Hackership Week 3

, 2 min read

This week was a little bit less about rails and more about front-end stuff. I needed to get some Ajax to work. And that proved to be very difficult. Especially considering that I didn't know in what form rails is expecting PATCH data.

On Monday I continued working on the sign-in and sign-out system for the touch-typing website. Once I was done with that, I had to update the user model to include a new column which stores the WPM of users. The Rails guide for migrations was pretty useful to get that done. In the evening it was time to get to know our Hackers in residence.

Tuesday started off with a very insightful blogging workshop from @laurawadden and @sheley. After the blogging workshop, it was time for the Rails Q&A led by @freenerd. We talked about validations and associations. After Hackership it was time for Berlin Hack and Tell.

On Wednesday one thing I was trying to figure out was: What exactly Rails is expecting from an Ajax request? I spent a lot of time in the development.log and tried to solve various errors. Eventually I got it working with the help of Ben. Once I got it working I was able to make a lot of progress. The WPM of a user is now automatically submitted once the lesson is finished.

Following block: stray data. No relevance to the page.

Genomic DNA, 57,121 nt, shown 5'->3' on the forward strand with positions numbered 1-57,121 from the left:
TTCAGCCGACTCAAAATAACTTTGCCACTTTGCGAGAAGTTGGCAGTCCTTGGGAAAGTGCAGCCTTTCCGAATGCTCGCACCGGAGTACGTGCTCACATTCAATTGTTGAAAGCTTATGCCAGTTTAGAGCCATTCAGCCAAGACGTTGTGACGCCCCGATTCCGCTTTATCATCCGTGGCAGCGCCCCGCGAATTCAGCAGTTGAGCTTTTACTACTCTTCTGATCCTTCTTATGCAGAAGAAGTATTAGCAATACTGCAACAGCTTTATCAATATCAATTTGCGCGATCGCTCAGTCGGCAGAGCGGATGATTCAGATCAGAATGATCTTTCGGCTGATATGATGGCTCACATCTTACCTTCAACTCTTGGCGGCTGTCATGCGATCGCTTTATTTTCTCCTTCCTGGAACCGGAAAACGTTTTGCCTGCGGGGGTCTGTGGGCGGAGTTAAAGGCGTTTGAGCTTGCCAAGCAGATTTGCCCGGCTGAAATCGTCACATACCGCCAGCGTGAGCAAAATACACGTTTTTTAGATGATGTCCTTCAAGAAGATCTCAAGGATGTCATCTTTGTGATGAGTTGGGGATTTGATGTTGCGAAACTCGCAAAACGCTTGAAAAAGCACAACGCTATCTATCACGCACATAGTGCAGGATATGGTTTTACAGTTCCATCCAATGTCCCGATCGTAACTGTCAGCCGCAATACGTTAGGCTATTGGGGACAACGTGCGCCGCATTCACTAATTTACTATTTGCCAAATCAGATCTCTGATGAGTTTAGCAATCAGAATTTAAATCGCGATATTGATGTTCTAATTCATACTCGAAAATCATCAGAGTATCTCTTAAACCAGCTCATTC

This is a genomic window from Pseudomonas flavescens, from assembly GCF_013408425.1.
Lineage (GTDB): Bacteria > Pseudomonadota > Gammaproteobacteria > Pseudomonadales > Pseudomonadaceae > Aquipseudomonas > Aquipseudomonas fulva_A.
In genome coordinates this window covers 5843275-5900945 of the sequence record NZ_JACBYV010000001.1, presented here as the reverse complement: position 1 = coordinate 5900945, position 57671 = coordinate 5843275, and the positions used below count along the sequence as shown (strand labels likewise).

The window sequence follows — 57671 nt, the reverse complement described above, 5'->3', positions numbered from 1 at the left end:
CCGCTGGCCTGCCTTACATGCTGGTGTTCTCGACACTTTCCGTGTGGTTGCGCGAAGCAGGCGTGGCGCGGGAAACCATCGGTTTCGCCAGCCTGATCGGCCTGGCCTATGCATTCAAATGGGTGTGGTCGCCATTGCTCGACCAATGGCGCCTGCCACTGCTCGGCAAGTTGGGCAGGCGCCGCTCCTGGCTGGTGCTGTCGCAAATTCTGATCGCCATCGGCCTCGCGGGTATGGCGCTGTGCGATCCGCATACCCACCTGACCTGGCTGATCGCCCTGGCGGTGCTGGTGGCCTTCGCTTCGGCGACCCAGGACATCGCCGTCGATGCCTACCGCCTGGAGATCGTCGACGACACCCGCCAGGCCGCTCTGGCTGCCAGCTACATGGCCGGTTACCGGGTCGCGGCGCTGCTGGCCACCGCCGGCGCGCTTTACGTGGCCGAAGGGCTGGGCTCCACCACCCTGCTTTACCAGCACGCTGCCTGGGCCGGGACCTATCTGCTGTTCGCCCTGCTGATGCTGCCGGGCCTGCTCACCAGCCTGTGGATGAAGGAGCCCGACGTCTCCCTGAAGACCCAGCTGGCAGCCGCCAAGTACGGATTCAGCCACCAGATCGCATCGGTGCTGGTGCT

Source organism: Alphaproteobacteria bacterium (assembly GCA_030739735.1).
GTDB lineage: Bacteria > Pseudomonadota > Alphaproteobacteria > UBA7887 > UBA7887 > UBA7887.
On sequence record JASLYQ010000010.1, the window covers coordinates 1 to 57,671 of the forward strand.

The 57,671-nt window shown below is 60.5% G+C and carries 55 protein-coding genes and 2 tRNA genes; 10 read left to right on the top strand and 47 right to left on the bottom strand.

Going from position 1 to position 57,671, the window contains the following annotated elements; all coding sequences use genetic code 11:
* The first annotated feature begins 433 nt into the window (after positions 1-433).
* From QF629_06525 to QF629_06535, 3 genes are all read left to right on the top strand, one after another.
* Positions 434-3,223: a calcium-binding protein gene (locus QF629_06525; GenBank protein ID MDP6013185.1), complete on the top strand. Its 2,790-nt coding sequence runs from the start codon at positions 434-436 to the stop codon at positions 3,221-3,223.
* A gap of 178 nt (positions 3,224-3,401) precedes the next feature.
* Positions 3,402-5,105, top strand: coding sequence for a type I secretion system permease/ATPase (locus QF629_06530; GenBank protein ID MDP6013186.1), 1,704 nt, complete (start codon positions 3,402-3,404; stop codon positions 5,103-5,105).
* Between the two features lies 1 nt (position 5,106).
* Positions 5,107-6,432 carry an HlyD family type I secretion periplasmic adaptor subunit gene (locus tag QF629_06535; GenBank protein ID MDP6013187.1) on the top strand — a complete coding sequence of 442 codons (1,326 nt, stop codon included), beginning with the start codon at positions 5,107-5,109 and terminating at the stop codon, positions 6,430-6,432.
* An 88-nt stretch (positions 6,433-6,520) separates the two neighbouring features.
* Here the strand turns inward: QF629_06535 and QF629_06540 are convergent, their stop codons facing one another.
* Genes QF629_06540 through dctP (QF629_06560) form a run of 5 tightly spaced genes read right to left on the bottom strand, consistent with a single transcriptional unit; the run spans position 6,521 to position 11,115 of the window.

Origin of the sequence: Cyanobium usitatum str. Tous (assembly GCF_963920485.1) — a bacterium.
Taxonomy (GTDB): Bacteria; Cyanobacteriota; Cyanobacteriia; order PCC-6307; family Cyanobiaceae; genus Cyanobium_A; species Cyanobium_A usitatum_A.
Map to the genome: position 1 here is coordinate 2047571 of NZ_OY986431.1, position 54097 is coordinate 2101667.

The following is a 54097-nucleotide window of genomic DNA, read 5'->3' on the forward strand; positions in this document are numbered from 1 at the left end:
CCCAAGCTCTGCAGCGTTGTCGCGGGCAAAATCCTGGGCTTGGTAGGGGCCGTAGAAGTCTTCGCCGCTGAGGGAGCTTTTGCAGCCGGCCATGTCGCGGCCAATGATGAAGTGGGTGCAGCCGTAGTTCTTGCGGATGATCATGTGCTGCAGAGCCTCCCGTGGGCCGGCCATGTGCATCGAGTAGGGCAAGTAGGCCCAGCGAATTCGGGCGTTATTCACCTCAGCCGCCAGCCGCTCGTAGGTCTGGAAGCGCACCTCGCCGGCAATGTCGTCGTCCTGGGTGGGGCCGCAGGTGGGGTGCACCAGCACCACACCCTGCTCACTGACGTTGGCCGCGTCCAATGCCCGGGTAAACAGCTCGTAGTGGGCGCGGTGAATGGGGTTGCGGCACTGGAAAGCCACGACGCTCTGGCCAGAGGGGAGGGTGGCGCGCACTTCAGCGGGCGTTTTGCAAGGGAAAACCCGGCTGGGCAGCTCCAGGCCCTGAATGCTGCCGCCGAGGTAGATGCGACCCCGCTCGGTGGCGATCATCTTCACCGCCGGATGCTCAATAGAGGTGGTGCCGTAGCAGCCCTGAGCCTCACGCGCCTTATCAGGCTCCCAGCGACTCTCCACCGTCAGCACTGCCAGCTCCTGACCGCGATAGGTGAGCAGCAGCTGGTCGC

Thursday started in the evening for me. I mainly did some CoffeeScript refactoring. Here are some interesting resources I found helpful:


This is a CoffeeScript to JavaScript converter. I used it to convert my original JavaScript to CoffeeScript.

Smooth CoffeeScript - Interactive Edition

Smooth CoffeeScript is an interactive book on CoffeeScript. I found the chapter on Functional Programming really interesting.

The Little Book on CoffeeScript

This book contains a very helpful section on the syntax of CoffeeScript and also a short introduction to Classes.

Friday is not an official Hackership day, but there was a lot of interest in an Arduino Workshop. So, we started at 12. Since there was an Arduino Workshop the previous Friday which I didn't attend, I had to setup my environment first which went surprisingly smooth. Making the LED's blink was just a matter of about half an hour. I didn't stop at making one LED blink. There was a very difficult practice which required a lot of connectors and resistors. Making sure that everything is connected correctly was not an easy task. The task was to create an LED array to display a certain image. The image was set in a 2D array in the source file. This was a really fun exercise and eventually I got it to work, yay!

That's it for the third week of Hackership. Next week I'm going to work on the database model and some CoffeeScript refactoring.


Philipp Hansch

Full Stack Developer

Philipp is a full stack developer currently heavily involved with Rust. Most notably he's a member of the Clippy team where he helps with bugfixing and documentation. You can follow him on Mastodon and find him on GitHub as well as Patreon.